My question to the Minister of Health is, when is this government going to live up to its commitment and bring in the personal care home facility that led that community to believe was going to be there?

Hon. James McCrae (Minister of Health): Madam Speaker, this is the me-too member for Inkster. He ought to get in line behind the Minister of Highways and Transportation (Mr. Findlay).

Madam Speaker: The honourable member for Inkster, on a supplementary question.

Mr. Lamoureux: He may have to get in line behind me because he has yet to ask the question, Madam Speaker.

My question to the minister--

Some Honourable Members: Oh, oh.

Madam Speaker: Order, please.

The honourable member for Inkster, to pose a supplementary question.

Mr. Lamoureux: Madam Speaker, the residents of the Oakbank area do not treat this as a joking matter. They feel that they were entitled to this personal care home because of this government's commitment. Is this government going to be living up to its commitment to the residents in Oakbank, or are they not?

Mr. McCrae: Madam Speaker, we take our responsibilities extremely seriously, but I can tell you that when these projects come back on track like the Manitoba Cancer Treatment and Research Foundation did and when the Oakbank project comes on track, it will not be because of the urgings of the honourable member for Inkster; it will be because of the good constituency work being done by the Minister of Highways and Transportation.

Madam Speaker: The honourable member for Inkster, with a final supplementary question.

Health Care Facilities

Capital Program

Mr. Kevin Lamoureux (Inkster): Madam Speaker, can the Minister of Health indicate whether or not he is going to be reinstating the capital program that was initiated prior to the last provincial election in the next coming fiscal budget, or is he looking at reinstating it just prior to the next provincial election?

Hon. James McCrae (Minister of Health): The last time I was in Oakbank, it was to open up a new service put in place with the assistance of Manitoba Health with our partners in mental health. On that day, federal member of Parliament David Iftody was there and he was reminded of some of the concerns that we have, Madam Speaker, that bring us to the point where it was necessary to suspend the capital budget. The honourable member for Inkster I think understands a little bit about the kinds of problems I would be raising with Mr. Iftody with respect to funding from Ottawa for things like personal care homes in Oakbank, for things like Boundary Trails hospital project, and for many other aspects of social services in this province.

Laboratory/Imaging Services


Mr. Dave Chomiak (Kildonan): Madam Speaker, earlier in the Question Period my Leader tabled a letter indicating the province is terminating all of the contracts regarding lab and imaging services in rural Manitoba, and the minister indicated he has no plan.

Will the minister be up front with Manitobans, will the minister be honest with Manitobans and advise Manitobans that this plan is to privatize lab and imaging services and the province is negotiating with at least three companies: Dynacom [phonetic], which is associated with KPMG; a Winnipeg consortium; and MDS, which has now employed the late and unlamented member for Pembina, Don Orchard, as one of their consultants to design a private system to provide private services, lab and imaging, to rural Manitoba.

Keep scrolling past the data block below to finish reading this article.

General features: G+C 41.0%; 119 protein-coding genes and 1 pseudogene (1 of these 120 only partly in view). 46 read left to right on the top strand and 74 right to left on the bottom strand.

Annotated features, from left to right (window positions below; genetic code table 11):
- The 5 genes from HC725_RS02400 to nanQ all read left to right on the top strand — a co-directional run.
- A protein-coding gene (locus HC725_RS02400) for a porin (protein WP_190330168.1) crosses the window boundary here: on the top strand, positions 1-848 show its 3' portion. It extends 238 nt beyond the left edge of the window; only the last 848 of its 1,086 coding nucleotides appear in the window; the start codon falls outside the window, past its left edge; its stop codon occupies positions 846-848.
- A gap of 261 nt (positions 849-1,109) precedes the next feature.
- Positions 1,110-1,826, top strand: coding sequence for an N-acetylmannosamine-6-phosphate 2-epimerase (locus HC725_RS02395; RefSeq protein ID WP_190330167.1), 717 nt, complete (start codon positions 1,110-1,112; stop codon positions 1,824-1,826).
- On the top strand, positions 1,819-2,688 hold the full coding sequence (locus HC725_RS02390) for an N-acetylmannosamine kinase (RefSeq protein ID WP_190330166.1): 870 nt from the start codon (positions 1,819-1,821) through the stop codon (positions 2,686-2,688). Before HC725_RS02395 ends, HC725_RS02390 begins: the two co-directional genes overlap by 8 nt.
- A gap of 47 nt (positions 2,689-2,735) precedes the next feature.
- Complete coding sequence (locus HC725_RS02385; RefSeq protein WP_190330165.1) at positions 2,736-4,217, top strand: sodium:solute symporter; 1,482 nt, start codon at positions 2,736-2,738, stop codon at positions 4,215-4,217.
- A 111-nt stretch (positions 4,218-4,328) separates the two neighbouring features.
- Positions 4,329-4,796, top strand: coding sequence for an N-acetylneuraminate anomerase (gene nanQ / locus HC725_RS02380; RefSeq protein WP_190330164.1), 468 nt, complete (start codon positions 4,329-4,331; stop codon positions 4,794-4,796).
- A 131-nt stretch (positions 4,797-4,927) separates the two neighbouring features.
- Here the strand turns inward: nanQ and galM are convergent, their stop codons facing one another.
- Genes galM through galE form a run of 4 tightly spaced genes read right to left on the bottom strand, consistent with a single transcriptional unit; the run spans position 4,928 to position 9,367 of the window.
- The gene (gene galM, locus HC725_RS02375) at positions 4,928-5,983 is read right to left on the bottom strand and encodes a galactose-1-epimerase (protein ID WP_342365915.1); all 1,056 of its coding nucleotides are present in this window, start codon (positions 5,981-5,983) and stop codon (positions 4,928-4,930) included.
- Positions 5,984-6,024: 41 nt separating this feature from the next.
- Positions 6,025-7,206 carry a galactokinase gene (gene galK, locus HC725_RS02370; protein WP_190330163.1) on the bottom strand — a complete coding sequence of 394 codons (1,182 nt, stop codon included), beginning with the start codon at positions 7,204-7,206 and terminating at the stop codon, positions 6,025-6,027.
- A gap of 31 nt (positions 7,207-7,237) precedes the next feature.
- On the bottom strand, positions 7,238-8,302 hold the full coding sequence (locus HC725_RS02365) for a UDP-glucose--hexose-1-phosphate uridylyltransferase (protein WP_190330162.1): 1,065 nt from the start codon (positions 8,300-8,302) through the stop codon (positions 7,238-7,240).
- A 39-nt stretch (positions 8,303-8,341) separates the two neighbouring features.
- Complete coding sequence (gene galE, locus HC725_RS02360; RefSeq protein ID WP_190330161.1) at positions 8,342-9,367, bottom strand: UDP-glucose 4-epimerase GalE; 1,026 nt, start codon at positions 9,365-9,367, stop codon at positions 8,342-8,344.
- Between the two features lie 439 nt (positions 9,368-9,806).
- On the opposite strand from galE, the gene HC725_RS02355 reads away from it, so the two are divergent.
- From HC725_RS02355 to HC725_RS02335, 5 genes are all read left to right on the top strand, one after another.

Hon. James McCrae (Minister of Health): It seems clear that the honourable member for Kildonan does not feel that his Leader raised the question adequately earlier on in Question Period and wants to take another kick at the cat, Madam Speaker.

The honourable member for Kildonan has legal training. He knows that if you are going to move to a new system of governance on April 1 of 1997, that a number of contractual arrangements have to be--notice has to be given about that. He knows how all of that works--uses a letter written by Dr. Hammond, director of the Public Health branch, with respect to those contractual arrangements as sort of a springboard to ask questions about laboratory services. Well, the honourable member should let us know where he stands. Does he want us to deliver laboratory services in a cost-effective and efficient manner? I will just leave my question there, Madam Speaker.

Mr. Chomiak: Madam Speaker, can the Minister of Health explain how the government could terminate all of the existing contracts when the bill that is heartily opposed by almost everyone, MHO, everyone in the system. Bill 49 has not even been passed or considered by this Legislature, and they are going out and terminating the contract and moving towards a system of privatization? How can they do that and have any respect for this Legislature?

Mr. McCrae: The honourable member is clearly wrong to suggest that the implementation of regional health authorities is opposed in Manitoba. He is totally wrong about that. As I have answered in previous questions, concerns that I have invited to be raised have been raised and are now being dealt with. As we move to committee, the changes that will be required to take account of the accommodations that are being made, that is the time for that to happen. The honourable member seems to want to debate in Question Period something that ought better to be left to a committee of this House.